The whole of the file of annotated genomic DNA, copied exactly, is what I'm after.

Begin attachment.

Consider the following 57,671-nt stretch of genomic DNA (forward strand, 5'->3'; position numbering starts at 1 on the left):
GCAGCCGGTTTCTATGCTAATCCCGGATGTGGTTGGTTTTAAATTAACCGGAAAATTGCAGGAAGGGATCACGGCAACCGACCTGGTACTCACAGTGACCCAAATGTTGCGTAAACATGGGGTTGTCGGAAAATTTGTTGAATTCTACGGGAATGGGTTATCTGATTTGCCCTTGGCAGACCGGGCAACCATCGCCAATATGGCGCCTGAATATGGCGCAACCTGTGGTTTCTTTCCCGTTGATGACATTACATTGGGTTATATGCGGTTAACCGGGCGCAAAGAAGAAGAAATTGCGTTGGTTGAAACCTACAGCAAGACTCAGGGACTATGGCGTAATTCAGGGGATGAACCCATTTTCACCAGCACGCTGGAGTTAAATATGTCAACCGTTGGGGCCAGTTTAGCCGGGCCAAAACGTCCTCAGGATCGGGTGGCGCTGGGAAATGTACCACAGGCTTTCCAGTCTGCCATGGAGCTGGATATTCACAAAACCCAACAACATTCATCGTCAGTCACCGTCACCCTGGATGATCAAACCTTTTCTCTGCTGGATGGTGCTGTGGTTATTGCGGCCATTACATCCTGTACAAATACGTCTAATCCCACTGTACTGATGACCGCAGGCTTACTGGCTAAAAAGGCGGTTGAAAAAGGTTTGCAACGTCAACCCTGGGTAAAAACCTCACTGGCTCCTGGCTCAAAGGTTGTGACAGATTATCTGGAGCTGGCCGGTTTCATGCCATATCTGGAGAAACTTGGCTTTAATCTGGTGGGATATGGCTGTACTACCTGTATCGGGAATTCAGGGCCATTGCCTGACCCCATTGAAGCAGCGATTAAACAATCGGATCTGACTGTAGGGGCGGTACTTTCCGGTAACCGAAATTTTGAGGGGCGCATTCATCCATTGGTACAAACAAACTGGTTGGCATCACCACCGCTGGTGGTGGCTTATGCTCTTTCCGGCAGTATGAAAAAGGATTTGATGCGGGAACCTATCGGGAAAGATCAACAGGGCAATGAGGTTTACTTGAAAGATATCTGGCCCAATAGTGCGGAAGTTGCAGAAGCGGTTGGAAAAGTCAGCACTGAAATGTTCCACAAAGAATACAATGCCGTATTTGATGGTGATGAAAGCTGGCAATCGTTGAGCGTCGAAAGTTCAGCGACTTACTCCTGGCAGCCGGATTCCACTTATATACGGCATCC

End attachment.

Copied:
Consider the following 57,671-nt stretch of genomic DNA (forward strand, 5'->3'; position numbering starts at 1 on the left):
GCAGCCGGTTTCTATGCTAATCCCGGATGTGGTTGGTTTTAAATTAACCGGAAAATTGCAGGAAGGGATCACGGCAACCGACCTGGTACTCACAGTGACCCAAATGTTGCGTAAACATGGGGTTGTCGGAAAATTTGTTGAATTCTACGGGAATGGGTTATCTGATTTGCCCTTGGCAGACCGGGCAACCATCGCCAATATGGCGCCTGAATATGGCGCAACCTGTGGTTTCTTTCCCGTTGATGACATTACATTGGGTTATATGCGGTTAACCGGGCGCAAAGAAGAAGAAATTGCGTTGGTTGAAACCTACAGCAAGACTCAGGGACTATGGCGTAATTCAGGGGATGAACCCATTTTCACCAGCACGCTGGAGTTAAATATGTCAACCGTTGGGGCCAGTTTAGCCGGGCCAAAACGTCCTCAGGATCGGGTGGCGCTGGGAAATGTACCACAGGCTTTCCAGTCTGCCATGGAGCTGGATATTCACAAAACCCAACAACATTCATCGTCAGTCACCGTCACCCTGGATGATCAAACCTTTTCTCTGCTGGATGGTGCTGTGGTTATTGCGGCCATTACATCCTGTACAAATACGTCTAATCCCACTGTACTGATGACCGCAGGCTTACTGGCTAAAAAGGCGGTTGAAAAAGGTTTGCAACGTCAACCCTGGGTAAAAACCTCACTGGCTCCTGGCTCAAAGGTTGTGACAGATTATCTGGAGCTGGCCGGTTTCATGCCATATCTGGAGAAACTTGGCTTTAATCTGGTGGGATATGGCTGTACTACCTGTATCGGGAATTCAGGGCCATTGCCTGACCCCATTGAAGCAGCGATTAAACAATCGGATCTGACTGTAGGGGCGGTACTTTCCGGTAACCGAAATTTTGAGGGGCGCATTCATCCATTGGTACAAACAAACTGGTTGGCATCACCACCGCTGGTGGTGGCTTATGCTCTTTCCGGCAGTATGAAAAAGGATTTGATGCGGGAACCTATCGGGAAAGATCAACAGGGCAATGAGGTTTACTTGAAAGATATCTGGCCCAATAGTGCGGAAGTTGCAGAAGCGGTTGGAAAAGTCAGCACTGAAATGTTCCACAAAGAATACAATGCCGTATTTGATGGTGATGAAAGCTGGCAATCGTTGAGCGTCGAAAGTTCAGCGACTTACTCCTGGCAGCCGGATTCCACTTATATACGGCATCC